USS Jimmy Carter

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Jimmy Carter returns to NSB Kitsap, 2017
Jimmy Carter's profile
United States
NameUSS Jimmy Carter
NamesakeJimmy Carter
Ordered29 June 1996
BuilderGeneral Dynamics Electric Boat
Laid down5 December 1998
Launched13 May 2004
Christened5 June 2004
Commissioned19 February 2005
HomeportBangor Annex of Naval Base Kitsap, Washington
MottoSemper Optima ("Always the Best")
Statusin active service
General characteristics
Class and typeModified Seawolf-class submarine
  • 7,568 tons light
  • 12,139 tons full
  • 1,569 tons dead
  • 138 m (452.8 ft) overall
  • 128.5 m (421.6 ft) waterline length
Beam12.1 m (39.7 ft)
Draft10.9 m (35.8 ft)
  • 1 S6W PWR 220 MW (300,000 hp), HEU 93.5%[1][2]
  • 1 secondary propulsion submerged motor
  • 2 steam turbines 57,000 shp (43 MW) [2][3]
  • 1 shaft
  • 1 pump-jet propeller
Speedgreater than 25 knots (46 km/h)[6]
Complement15 officers, 126 enlisted
Armament8 × 26.5 inch torpedo tubes, sleeved for 21 inch weapons[4] (up to 50 Tomahawk land attack missile/Harpoon anti-ship missile/Mk 48 guided torpedo carried in torpedo room)[5]
Diagram of Jimmy Carter, showing added features

USS Jimmy Carter (SSN-23) is the third and final Seawolf-class nuclear-powered fast-attack submarine in the United States Navy. Commissioned in 2005, she is named for the 39th president of the United States, Jimmy Carter, the only president to have qualified on submarines.[7] The only submarine to be named for a living president, Jimmy Carter is also one of the few vessels, and only the third submarine of the US Navy, to be named for a living person. Extensively modified from the original design of her class, she is sometimes described as a subclass unto herself.[citation needed]



The contract to build Jimmy Carter was to the Electric Boat Division of General Dynamics Corporation in Groton, Connecticut on 29 June 1996, and her keel was laid on 5 December 1998. Original schedules called for Jimmy Carter to be commissioned in late 2001 or early 2002. Electric Boat was awarded an $887 million extension to the Jimmy Carter contract on 10 December 1999 to modify the boat for testing new submarine systems and classified missions previously carried out by USS Parche.[8] During modification, her hull was extended 100 feet (30 m) to create a 2,500-ton supplementary middle section which forms a Multi-Mission Platform (MMP). This section is fitted with an ocean interface for divers, remotely operated vehicles (ROVs), and special operation equipment; ROV handling system, storage, and deployment space for mission systems, and a pressure-resistant passage between the fore and aft parts of the submarine to accommodate the boat's crew.[9][10][11]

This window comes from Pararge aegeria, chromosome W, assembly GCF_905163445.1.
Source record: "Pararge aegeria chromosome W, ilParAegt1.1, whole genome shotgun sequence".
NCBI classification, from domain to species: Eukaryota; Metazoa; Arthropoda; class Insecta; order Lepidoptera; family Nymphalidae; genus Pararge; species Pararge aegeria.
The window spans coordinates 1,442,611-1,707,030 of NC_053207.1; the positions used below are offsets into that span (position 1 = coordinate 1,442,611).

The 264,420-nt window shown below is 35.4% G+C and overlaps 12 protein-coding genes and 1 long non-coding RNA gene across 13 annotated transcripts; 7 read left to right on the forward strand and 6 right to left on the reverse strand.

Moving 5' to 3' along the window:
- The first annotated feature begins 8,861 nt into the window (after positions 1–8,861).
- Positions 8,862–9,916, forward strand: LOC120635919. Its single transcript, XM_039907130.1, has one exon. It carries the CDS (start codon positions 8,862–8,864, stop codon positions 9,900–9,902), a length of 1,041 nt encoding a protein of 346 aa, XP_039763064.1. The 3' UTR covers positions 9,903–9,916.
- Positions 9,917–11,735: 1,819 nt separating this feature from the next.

Jimmy Carter was christened on 5 June 2004, and the ship sponsor was former First Lady Rosalynn Carter. One result of the changes was that Jimmy Carter was commissioned more than six years after USS Connecticut and almost four months after the commissioning of USS Virginia, the first of the Virginia-class subs.

Jimmy Carter has additional maneuvering devices fitted fore and aft that allow her to keep station over selected targets in odd currents. Intelligence experts speculate that the MMP may find use in missions as an underwater splicing chamber for optical fiber cables.[12][13][14][15]